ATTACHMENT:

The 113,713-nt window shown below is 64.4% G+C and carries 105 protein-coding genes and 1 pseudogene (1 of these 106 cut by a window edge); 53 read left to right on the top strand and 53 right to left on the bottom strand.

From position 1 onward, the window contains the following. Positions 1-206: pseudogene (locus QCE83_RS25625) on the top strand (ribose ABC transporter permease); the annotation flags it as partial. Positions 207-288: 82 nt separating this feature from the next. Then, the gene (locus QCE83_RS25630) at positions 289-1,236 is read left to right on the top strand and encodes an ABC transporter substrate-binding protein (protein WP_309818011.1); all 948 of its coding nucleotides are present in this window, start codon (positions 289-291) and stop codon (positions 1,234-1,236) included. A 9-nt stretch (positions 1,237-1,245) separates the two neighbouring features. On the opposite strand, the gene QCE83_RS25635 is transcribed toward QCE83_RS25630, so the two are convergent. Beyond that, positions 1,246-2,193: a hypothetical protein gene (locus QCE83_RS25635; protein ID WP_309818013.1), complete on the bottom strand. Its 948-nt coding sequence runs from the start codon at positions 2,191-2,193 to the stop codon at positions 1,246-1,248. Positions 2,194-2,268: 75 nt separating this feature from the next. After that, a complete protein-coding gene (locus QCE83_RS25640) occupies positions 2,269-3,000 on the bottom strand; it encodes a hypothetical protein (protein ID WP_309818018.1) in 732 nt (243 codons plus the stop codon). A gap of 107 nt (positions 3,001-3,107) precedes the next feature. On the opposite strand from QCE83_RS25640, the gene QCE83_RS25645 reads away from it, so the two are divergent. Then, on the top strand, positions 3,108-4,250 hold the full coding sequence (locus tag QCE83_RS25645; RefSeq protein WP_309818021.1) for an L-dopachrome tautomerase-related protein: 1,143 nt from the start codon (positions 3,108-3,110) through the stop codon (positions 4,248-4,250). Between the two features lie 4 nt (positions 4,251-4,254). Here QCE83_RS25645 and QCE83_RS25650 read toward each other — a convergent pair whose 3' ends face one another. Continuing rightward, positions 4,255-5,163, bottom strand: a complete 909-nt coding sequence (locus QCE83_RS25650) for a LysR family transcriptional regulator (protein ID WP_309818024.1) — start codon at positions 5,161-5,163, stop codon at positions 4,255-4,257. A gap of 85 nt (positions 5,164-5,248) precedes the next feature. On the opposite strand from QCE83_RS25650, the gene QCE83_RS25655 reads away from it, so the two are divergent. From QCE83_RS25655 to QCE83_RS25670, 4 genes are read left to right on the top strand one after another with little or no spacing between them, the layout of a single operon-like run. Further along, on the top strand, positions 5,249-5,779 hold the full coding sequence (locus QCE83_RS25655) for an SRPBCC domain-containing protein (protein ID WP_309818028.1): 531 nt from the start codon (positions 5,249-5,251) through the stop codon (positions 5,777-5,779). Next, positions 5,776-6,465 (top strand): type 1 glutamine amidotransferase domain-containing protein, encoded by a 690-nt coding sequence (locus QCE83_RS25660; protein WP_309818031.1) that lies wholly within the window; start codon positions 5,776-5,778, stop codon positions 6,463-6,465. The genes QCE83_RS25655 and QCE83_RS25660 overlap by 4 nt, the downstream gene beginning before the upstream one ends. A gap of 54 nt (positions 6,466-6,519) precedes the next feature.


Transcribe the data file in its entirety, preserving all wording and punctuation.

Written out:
The 113,713-nt window shown below is 64.4% G+C and carries 105 protein-coding genes and 1 pseudogene (1 of these 106 cut by a window edge); 53 read left to right on the top strand and 53 right to left on the bottom strand.

From position 1 onward, the window contains the following. Positions 1-206: pseudogene (locus QCE83_RS25625) on the top strand (ribose ABC transporter permease); the annotation flags it as partial. Positions 207-288: 82 nt separating this feature from the next. Then, the gene (locus QCE83_RS25630) at positions 289-1,236 is read left to right on the top strand and encodes an ABC transporter substrate-binding protein (protein WP_309818011.1); all 948 of its coding nucleotides are present in this window, start codon (positions 289-291) and stop codon (positions 1,234-1,236) included. A 9-nt stretch (positions 1,237-1,245) separates the two neighbouring features. On the opposite strand, the gene QCE83_RS25635 is transcribed toward QCE83_RS25630, so the two are convergent. Beyond that, positions 1,246-2,193: a hypothetical protein gene (locus QCE83_RS25635; protein ID WP_309818013.1), complete on the bottom strand. Its 948-nt coding sequence runs from the start codon at positions 2,191-2,193 to the stop codon at positions 1,246-1,248. Positions 2,194-2,268: 75 nt separating this feature from the next. After that, a complete protein-coding gene (locus QCE83_RS25640) occupies positions 2,269-3,000 on the bottom strand; it encodes a hypothetical protein (protein ID WP_309818018.1) in 732 nt (243 codons plus the stop codon). A gap of 107 nt (positions 3,001-3,107) precedes the next feature. On the opposite strand from QCE83_RS25640, the gene QCE83_RS25645 reads away from it, so the two are divergent. Then, on the top strand, positions 3,108-4,250 hold the full coding sequence (locus tag QCE83_RS25645; RefSeq protein WP_309818021.1) for an L-dopachrome tautomerase-related protein: 1,143 nt from the start codon (positions 3,108-3,110) through the stop codon (positions 4,248-4,250). Between the two features lie 4 nt (positions 4,251-4,254). Here QCE83_RS25645 and QCE83_RS25650 read toward each other — a convergent pair whose 3' ends face one another. Continuing rightward, positions 4,255-5,163, bottom strand: a complete 909-nt coding sequence (locus QCE83_RS25650) for a LysR family transcriptional regulator (protein ID WP_309818024.1) — start codon at positions 5,161-5,163, stop codon at positions 4,255-4,257. A gap of 85 nt (positions 5,164-5,248) precedes the next feature. On the opposite strand from QCE83_RS25650, the gene QCE83_RS25655 reads away from it, so the two are divergent. From QCE83_RS25655 to QCE83_RS25670, 4 genes are read left to right on the top strand one after another with little or no spacing between them, the layout of a single operon-like run. Further along, on the top strand, positions 5,249-5,779 hold the full coding sequence (locus QCE83_RS25655) for an SRPBCC domain-containing protein (protein ID WP_309818028.1): 531 nt from the start codon (positions 5,249-5,251) through the stop codon (positions 5,777-5,779). Next, positions 5,776-6,465 (top strand): type 1 glutamine amidotransferase domain-containing protein, encoded by a 690-nt coding sequence (locus QCE83_RS25660; protein WP_309818031.1) that lies wholly within the window; start codon positions 5,776-5,778, stop codon positions 6,463-6,465. The genes QCE83_RS25655 and QCE83_RS25660 overlap by 4 nt, the downstream gene beginning before the upstream one ends. A gap of 54 nt (positions 6,466-6,519) precedes the next feature.